Can’t wait for the second Prime Matter Workshop, on 14 May 2020!
One week to go!Continue reading
Rosie, Tom, and I had a splendid research meeting today in Oxford. A great deal of new ideas and planning for the next months. I don’t want to spoil the surprise, you will see…
I will be based in Oxford for some time, visiting the Faculty of Philosophy and working with Cecilia Trifogli on theories of matter in the thirteenth century. This is going to be such a great time!!
Santa is on his way, the new year is coming, and it’s time for my annual output report. Here it is…Continue reading
The recordings of the second cycle of the medieval philosophical gatherings are finally available. Talks by Elena Baltuta (IR), Stephen Ogden (Catholic University of America), Joshua Mendelsohn (Loyola University Chicago), Tommaso Alpina (LMU Munich), and Sebastian Bender (HU Berlin).Continue reading
Organised by Vincenzo Carlotta and Katja Krause, an intriguing workshop on “Alchemy between Practices and Theories” is about to take place at the MPIWG – Berlin. Lots of fun ahead!Continue reading
A few changes in the “Medieval Gatherings” programme.Continue reading
My new article on Gundissalinus’s doctrine of the creation of human souls has just been published by Oriens.Continue reading
The Winter Semester 2019 has just started. And with it, a fresh new reading group, this time dedicated to exploring Nicholas of Autrecourt’s Universal Treatise (more here). Also the Medieval Gatherings have started again with Elena Baltuta’s talk on Kilwardby’s intentionality of pain (you can watch the video here). The semester couldn’t have started in a better way!
Here’s the CFP for the 2020 Winter issue of Revista Española de Filosofía Medieval.Continue reading
The programme of the second cycle of the Medieval Philosophical Gatherings is finally available. A lot of fascinating talks this semester, too.Continue reading
Terrific artistic time with Rosie Reed Gold at Tate Modern! Olafur Eliasson’s exhibition has been the most beautiful, captivating, metaphysical exhibit I have ever seen in my life. It is just unique!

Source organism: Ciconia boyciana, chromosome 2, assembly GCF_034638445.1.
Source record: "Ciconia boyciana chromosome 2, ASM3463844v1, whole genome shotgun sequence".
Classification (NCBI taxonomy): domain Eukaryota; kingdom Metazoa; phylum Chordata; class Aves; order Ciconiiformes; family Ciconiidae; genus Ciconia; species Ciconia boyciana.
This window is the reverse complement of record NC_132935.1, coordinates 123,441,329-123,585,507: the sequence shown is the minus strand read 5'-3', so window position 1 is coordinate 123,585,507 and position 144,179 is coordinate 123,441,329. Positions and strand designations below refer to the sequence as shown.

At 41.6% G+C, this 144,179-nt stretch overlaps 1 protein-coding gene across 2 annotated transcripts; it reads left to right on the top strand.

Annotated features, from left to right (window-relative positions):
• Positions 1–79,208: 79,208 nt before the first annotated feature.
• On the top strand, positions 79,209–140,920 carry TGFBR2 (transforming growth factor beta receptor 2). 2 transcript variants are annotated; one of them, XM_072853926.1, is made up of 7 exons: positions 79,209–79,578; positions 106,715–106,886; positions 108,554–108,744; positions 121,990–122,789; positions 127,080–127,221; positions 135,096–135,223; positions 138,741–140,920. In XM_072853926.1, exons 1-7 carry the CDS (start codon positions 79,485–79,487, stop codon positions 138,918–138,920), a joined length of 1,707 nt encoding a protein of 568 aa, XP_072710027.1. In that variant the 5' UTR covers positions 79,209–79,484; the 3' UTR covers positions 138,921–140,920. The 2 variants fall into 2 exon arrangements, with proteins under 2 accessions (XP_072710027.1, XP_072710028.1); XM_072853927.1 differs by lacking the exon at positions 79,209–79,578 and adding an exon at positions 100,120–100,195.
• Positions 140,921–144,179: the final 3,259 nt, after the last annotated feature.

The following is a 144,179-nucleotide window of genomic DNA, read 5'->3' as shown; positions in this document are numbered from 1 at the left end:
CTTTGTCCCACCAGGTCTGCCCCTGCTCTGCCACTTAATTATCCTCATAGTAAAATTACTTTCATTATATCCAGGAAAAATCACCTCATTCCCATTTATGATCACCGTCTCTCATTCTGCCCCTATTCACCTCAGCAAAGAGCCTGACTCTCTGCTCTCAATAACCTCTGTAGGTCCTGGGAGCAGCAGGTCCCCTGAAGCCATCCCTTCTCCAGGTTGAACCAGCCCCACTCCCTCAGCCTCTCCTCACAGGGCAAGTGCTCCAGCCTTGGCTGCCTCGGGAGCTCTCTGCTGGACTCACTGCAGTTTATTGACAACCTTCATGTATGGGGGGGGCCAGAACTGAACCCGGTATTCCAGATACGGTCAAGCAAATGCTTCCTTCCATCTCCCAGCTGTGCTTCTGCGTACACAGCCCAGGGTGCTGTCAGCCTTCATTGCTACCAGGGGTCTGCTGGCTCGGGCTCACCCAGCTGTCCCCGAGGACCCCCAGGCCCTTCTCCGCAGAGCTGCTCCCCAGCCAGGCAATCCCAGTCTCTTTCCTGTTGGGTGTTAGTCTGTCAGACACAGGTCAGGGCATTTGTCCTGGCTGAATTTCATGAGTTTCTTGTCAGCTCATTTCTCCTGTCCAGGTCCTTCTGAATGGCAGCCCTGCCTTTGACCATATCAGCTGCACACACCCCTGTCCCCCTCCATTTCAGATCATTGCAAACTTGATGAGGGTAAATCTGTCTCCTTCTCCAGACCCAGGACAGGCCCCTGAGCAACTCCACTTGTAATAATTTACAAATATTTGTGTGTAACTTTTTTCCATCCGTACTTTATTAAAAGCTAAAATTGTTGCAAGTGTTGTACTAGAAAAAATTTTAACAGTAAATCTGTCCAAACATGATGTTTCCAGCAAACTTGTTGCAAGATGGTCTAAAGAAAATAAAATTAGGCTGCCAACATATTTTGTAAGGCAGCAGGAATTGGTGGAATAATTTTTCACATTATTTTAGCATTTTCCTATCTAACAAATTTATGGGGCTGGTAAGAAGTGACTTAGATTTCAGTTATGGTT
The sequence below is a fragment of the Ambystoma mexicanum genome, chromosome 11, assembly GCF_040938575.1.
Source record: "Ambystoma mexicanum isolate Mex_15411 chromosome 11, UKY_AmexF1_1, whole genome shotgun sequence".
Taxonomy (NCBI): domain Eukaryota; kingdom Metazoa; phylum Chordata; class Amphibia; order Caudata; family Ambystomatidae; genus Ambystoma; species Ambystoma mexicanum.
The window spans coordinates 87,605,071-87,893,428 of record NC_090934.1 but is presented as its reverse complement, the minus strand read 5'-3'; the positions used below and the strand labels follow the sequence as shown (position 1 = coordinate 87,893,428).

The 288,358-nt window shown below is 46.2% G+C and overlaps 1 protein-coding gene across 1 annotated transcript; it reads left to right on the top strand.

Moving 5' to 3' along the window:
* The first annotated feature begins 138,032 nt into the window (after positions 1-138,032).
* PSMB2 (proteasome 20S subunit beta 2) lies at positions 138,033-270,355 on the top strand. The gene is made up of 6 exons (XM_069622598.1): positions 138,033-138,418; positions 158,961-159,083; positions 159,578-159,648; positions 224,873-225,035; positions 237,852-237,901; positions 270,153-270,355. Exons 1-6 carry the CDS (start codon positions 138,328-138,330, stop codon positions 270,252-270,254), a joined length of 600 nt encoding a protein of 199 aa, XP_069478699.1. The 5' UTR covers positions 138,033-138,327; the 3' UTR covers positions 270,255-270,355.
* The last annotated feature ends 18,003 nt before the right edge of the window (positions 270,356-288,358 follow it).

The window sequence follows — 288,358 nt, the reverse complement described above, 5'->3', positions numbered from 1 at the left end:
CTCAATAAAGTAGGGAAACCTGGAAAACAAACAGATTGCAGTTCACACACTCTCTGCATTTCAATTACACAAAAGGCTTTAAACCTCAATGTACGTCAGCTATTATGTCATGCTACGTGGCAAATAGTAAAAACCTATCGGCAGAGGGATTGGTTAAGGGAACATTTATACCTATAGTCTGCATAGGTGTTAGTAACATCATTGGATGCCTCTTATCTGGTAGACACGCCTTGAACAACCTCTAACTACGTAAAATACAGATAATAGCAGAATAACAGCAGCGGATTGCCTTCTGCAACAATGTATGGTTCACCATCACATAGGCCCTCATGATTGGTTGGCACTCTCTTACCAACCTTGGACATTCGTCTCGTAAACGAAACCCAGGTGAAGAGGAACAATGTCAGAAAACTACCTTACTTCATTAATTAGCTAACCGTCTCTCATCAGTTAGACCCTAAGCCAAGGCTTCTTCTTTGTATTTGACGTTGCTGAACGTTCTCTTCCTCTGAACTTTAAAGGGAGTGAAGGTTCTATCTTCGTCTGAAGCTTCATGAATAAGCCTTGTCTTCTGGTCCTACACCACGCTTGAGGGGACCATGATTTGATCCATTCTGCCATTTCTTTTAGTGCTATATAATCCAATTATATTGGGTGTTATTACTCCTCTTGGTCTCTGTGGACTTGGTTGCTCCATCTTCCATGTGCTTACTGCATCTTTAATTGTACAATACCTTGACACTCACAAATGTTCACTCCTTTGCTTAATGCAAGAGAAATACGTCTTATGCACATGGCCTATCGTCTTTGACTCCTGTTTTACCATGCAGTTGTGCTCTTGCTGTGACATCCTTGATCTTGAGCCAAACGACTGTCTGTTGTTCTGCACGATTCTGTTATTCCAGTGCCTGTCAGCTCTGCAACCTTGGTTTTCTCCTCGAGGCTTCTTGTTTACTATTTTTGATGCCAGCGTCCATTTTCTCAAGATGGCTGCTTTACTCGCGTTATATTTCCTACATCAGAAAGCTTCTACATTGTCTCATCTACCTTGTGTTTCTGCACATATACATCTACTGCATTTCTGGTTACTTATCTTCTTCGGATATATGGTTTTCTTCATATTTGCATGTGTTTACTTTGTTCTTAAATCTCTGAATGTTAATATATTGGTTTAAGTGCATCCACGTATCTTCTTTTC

My immense gratitude to Rosie for this splendid experience and her unparalleled artistic guidance! A lot of inspiration for new explorations of precarious ontologies with Rosie and the Extensions Project Group (https://extensionsofreality.com/) – more soon!
This Autumn could not have started in a better way! I have invited to give a lecture at the Center for the History of Philosophy and Science of Radboud University in Nijmegen. And from there, I have flown to Oxford (well, London and then train to Oxford) for a fantastic conference on the Summa Halensis organised by the marvellous and unique Lydia Schumacher.
Here’s the recording of Yehuda Halper’s intriguing opening lecture of the “Structuring Nature” Berlin Summer School.Continue reading
De intellectu: Greek, Arabic, Latin, and Hebrew Texts and Their Influence on Medieval Philosophy. A Tribute to Rafael Ramón Guerrero. University of Porto, 6th-7th February 2020Continue reading
The recordings of this semester’s medieval philosophical gatherings are finally available. Talks by Lydia Schumacher (King’s College London), Yael Kedar (Tel Hai College), David Cory (Notre Dame), Thomas Valentin Harb (HU Berlin), Mattia Cipriani (FU Berlin), and Abel Aravena Zamora (Playa Ancha). Enjoy!Continue reading
Here’s the programme of “Matters Entangled”, the symposium Elena Baltuta and I have organised at HU Berlin. All are welcome to attend! This is going to be memorable…
Shots from the enlightening talk given by Mattia Cipriani on Thomas of Cantimpré’s Liber de Natura Rerum. Almost two hours discussing source and aims, manuscripts and circulation, intricacies and implications of a fascinating author that contributed so much to the history of medieval science. Video available very soon!
Awesome conference on “Premodern Experience of the Natural World in Translation” organised by Katja Krause, Maria Avxentevskaya, and Droh Weil at the Max Planck Institute for the History of Science in Berlin.Continue reading
A couple of photos from the superb talk given by Giouli Korobili on Aristotle and Roger Bacon. Sorry for the lack of video—my fault!Continue reading
A multiplicity of perspectives on a very special subject – medieval Toledo. The former capital of the Visigoths. One of the most prominent cities in al-Andalus and one of the most relevant reinos de taifa. For centuries, the most important town in Castile.
Organised by Yasmine Beale-Rivaya (Texas State University) and María José Lop Otín (Universidad de Castilla La Mancha), the conference “The Multi-Cultural Borderlands of Medieval Toledo” has been a unique occasion to discuss many aspects related to the uniqueness of medieval Toledo and its borderlands. Borders – political, cultural, and religious borders – that are superseded and rediscovered within a town that was perilous and illuminated, shelter and prison, heavenly and infernal at the same time.
A unique conference for a unique subject, fascinating and intriguing. More info at https://www.worldlang.txstate.edu/toledo/
As always, some photos of the conference and its awesome venue.